In addition to being a critic and screenwriter, Nelson co-wrote the fine book: 701 Toughest Movie Trivia Questions of All Time (about which Martin Scorsese said, "Some of the sections were so tough I could only guess at the answers, but the book taught me a lot I was happy to learn").

The new journal shares the book's working title, Everything Is an Afterthought: The Life and Writings of Paul Nelson. Just follow the link.

Anybody interested in learning more about this brilliant writer, whose own life proved just as mysterious and fascinating as the artists' about whom he wrote, is welcome to join. As well, tracking the process of how a book goes from sale to publication should prove interesting. I'm rather curious about that part myself...
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MUSIC VIDEO : Taxi Driver (1976) - Can't Anybody See [20 Mar 2007|12:48am]

[AUDIO] "Roads" by Portishead
[VIDEO] "Taxi Driver" (1976)
[CREDIT] mrbnatural & ponyboy *or* iconzicons

- Young, hot Robert De Niro being YOUNG AND HOT. (And shirtless!)
- Gun-weilding maniacs!
- Bloodbaths! Pimp-slaughtering vengeance!

*** OR ***
[ download ]

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Marty Scorsese Icons :) [17 Mar 2007|09:24pm]

Marty Scorsese love-fest over at my icon journal ♥ :P

[01-24] Martin Scorsese
[25-32] Marty & DeNiro
[33-52] Marty's Films

- The Aviator
- The Departed
- Gangs of New York
- Bringing out the Dead

Photo Sharing and Video Hosting at Photobucket Photo Sharing and Video Hosting at Photobucket Photo Sharing and Video Hosting at Photobucket Photo Sharing and Video Hosting at Photobucket

The rest are all HERE @ intothedark__.
Enjoy! ♥
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Nice... [26 Feb 2007|12:15am]

Scorsese won for Best Directer, and The Departed won for Best Picture.
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The Onion [23 Oct 2006|07:23am]

[ mood | weird ]

I don't know how many of you read The Onion, the finest fake news source this side of The Daily Show, but there's a funny article on Marty you should all read.

The Entitled

Martin Scorsese's next film to be Three Hours of Begging for Oscar

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The Departed [21 Oct 2006|09:03pm]

[ mood | tired ]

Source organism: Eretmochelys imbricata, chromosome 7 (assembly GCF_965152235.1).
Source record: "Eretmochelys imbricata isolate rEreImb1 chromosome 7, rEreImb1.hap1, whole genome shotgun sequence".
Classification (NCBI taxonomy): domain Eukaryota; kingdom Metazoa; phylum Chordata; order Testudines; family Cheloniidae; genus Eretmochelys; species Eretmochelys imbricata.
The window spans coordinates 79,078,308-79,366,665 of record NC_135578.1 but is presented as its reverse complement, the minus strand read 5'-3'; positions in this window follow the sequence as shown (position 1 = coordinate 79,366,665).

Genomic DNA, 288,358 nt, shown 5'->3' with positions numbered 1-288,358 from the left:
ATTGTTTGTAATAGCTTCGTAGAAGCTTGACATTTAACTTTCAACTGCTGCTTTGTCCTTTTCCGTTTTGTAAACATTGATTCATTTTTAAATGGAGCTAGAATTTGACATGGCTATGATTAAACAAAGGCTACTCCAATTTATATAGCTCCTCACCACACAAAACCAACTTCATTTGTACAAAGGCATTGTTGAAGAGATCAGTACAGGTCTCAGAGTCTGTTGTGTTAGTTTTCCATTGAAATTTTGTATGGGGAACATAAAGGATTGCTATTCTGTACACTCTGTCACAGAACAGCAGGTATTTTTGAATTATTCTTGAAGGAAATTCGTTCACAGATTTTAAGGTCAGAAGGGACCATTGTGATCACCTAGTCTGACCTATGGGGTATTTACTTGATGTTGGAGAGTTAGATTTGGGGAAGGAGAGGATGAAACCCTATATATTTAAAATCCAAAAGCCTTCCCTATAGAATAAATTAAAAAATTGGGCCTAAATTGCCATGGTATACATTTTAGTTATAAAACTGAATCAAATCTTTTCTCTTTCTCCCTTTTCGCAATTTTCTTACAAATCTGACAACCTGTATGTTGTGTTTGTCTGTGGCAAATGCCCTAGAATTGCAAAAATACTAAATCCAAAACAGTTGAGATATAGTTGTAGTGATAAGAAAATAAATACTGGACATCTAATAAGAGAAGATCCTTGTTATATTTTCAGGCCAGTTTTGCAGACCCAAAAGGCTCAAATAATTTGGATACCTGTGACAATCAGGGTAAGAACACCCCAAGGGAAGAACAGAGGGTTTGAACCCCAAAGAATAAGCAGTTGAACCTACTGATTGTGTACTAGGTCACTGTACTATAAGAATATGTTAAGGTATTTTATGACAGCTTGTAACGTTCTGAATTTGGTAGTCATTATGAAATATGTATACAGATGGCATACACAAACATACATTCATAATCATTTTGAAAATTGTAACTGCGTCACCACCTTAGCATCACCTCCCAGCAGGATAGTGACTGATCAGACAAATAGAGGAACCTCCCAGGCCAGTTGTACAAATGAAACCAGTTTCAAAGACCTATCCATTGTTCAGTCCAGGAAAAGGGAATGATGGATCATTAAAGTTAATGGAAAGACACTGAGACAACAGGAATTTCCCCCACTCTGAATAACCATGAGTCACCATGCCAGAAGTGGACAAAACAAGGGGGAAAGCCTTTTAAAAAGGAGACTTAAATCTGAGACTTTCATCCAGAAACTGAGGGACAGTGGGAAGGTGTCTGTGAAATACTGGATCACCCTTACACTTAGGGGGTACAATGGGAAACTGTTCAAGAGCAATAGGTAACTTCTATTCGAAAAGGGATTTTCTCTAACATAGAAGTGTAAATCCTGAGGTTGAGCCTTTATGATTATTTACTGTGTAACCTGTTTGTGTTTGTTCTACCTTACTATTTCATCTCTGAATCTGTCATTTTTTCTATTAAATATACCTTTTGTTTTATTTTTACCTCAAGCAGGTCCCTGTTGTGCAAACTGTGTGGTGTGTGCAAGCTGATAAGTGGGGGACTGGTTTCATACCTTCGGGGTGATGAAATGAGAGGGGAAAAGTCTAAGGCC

So, what do folks think of The Departed? I'm ashamed to see I've not been able to see it yet, but I'm working on rectifying that asap!

Also, IMDB have recommended this article from The Aspect Ratio - a Scorsese retrospective.

I'm just taking a look now, thought it might be worth a gander.

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TAXI DRIVER: 53 icons! [13 Sep 2006|09:25pm]

[ mood | cheerful ]

[x-posted to a few places.]

[1] Comment please!
[2] Credit mrbnatural or iconzicons if taking!

03 36

Follow the fake LJ-cut for more!
TAXI DRIVER: 53 icons!

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CAPE FEAR: 37 icons! [13 Sep 2006|09:19pm]

[ mood | cheerful ]

[x-posted to a few communities]

[1] Comment please!
[2] Credit mrbnatural or iconzicons!
[3] No hotlinking, please. ;__;

09 11

Follow the fake LJ-cut for more!
CAPE FEAR: 37 icons!

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"Sip the Wine" [19 Jul 2006|01:20pm]

[ mood | contemplative ]

Asked by Rolling Stone back in 1977 to name his ten favorite records of the last ten years, Greil Marcus wrote: "Every record on this list includes some element -- a riff, a guitar line, a vocal inflection, a, shall we say, moment of truth -- that is beyond the ability of the mind to conceive, or even completely absorb. These records seem like miracles to me." 

For me that moment appears in the third line of "Rainy Day Women #12 & 35" ("They'll stone you when you're trying to go home)" when Bob Dylan cracks up and evokes a camaraderie that invites the listener to come along and have fun with him. It's how close Van Morrison's mouth is to the microphone on "Crazy Love" (I especially listen for his staccato inhalations at the beginning of each line in the final verse). Or the inflection in John Lennon's voice at the end of "God," first when he declares, "I don't believe in Beatles," then upping the ante with his simple and elegant phrasing of "The dream is over." 

There are similar moments in movies. For Harlan Ellison it's the pure cinematic note which ends Coppola's The Conversation. Werner Herzog never forgot the look on Klaus Kinski's face the first time he saw him onscreen, in a Fifties war film. For Pauline Kael it was the silence shared by Jason Robards (as Howard Hughes) and Paul Le Mat (as Melvin Dummar) in their drive across the desert in Melvin and Howard